The first class of rookie firefighters representing a joint agency effort graduated at the newly dedicated Lawrence Jacobsen Regional Fire Training Center in a Friday afternoon ceremony.
The facility was christened as well, with Jacobsen himself swinging a bottle of Totts sparking wine against the wall of the new concrete "burn building."
The training center, at 2236 East College Parkway next to the airport and Fire Station 2, has seen major improvements since the original building went up in 1978.
State funding made many improvements possible, including a simulated collapsed building and hazardous-materials training areas. Credit for securing the state funding goes to former Sen. Lawrence Jacobsen, R-Minden, who is retiring after 24 years in the Senate and 16 years in the Assembly.
"Jake is the guy who made it all happen," said Battalion Chief Dan Shirey. "It was just a wild idea I had, but he ran with it. If it wasn't for him none of this would have happened."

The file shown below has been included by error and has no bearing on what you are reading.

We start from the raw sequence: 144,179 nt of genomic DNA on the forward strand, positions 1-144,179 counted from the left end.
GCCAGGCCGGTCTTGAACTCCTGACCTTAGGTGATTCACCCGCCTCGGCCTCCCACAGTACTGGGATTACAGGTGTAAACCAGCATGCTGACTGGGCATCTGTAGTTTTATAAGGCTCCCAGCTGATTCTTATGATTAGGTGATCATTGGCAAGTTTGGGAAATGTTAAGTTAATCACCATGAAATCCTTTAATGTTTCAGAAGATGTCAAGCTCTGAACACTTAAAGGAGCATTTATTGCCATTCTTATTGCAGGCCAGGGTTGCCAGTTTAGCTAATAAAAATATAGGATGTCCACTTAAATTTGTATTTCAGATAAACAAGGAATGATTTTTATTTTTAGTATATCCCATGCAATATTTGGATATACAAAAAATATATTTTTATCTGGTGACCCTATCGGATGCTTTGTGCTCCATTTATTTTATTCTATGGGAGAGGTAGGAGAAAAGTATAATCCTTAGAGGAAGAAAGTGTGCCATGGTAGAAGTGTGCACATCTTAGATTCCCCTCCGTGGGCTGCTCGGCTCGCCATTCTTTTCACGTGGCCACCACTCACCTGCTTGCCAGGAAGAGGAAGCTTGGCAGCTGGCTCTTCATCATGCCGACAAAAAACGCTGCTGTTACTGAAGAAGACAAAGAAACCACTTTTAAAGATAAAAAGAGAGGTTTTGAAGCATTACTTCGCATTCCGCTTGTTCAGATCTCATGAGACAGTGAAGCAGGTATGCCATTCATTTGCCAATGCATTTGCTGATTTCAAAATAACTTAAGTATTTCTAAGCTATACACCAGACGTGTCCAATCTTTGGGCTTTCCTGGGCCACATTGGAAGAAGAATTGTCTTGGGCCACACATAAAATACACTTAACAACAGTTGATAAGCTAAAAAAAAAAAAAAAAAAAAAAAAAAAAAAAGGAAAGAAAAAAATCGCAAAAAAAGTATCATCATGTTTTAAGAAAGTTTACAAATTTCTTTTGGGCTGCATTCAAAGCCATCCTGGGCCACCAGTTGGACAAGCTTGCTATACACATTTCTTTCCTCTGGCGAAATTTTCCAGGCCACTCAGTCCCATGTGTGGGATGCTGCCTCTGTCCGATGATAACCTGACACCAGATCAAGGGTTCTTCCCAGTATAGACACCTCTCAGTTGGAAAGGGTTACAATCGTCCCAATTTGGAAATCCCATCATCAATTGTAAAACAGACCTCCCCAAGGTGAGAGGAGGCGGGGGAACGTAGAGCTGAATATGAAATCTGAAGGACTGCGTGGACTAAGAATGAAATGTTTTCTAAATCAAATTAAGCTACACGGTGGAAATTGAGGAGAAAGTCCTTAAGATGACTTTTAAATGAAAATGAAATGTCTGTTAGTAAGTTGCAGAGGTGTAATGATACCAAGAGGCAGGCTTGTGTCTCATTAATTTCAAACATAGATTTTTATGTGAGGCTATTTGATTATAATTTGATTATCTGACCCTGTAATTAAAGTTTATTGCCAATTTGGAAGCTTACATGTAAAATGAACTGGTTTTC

Southwest Gas Corp. also made a large financial contribution to the center, which cost about $700,000.
"Our goal was to help develop a realistic training facility that could benefit the Carson City Fire Department training program, and other fire departments throughout Northern Nevada," said Dennis Redmond, Southwest Gas vice president of its Northern Nevada Division.
The five-man recruit class presented the flags at the start of the graduation ceremony.
The recruits came up with their own motto: "Strength and unity."
Graduates included three men from Carson City and two from Incline Village. The Carson City men were Shane Reed, Jason Tristao and Chris Mason, while graduates Jeff Cutler and Travis Grant came from Incline Village.
"From day one, we didn't know any of these guys," said graduate Travis Grant, who had previously worked on a hand crew in Incline Village and with the Black Mountain Hot Shots out of Minden. "By day two were like best friends."
Firefighter-paramedic Bob Charles, who trained the five graduates, also described the family feeling among the recruits.
"We told them to hang their turncoats so they look uniform and one time we were like, 'Go get a camera!' because they had hung them so that each one had its arm up on the shoulder of the one in front of it."
Mayor Ray Masayko, who attended to show support along with Supervisor Pete Livermore, City Manager John Berkich and a Careflight helicopter crew, said the skills the recruits learned at the facility would someday save their lives or the lives of the people they rescue.
"And it's also a fitting tribute to you, Jake," he said with a nod to Jacobsen.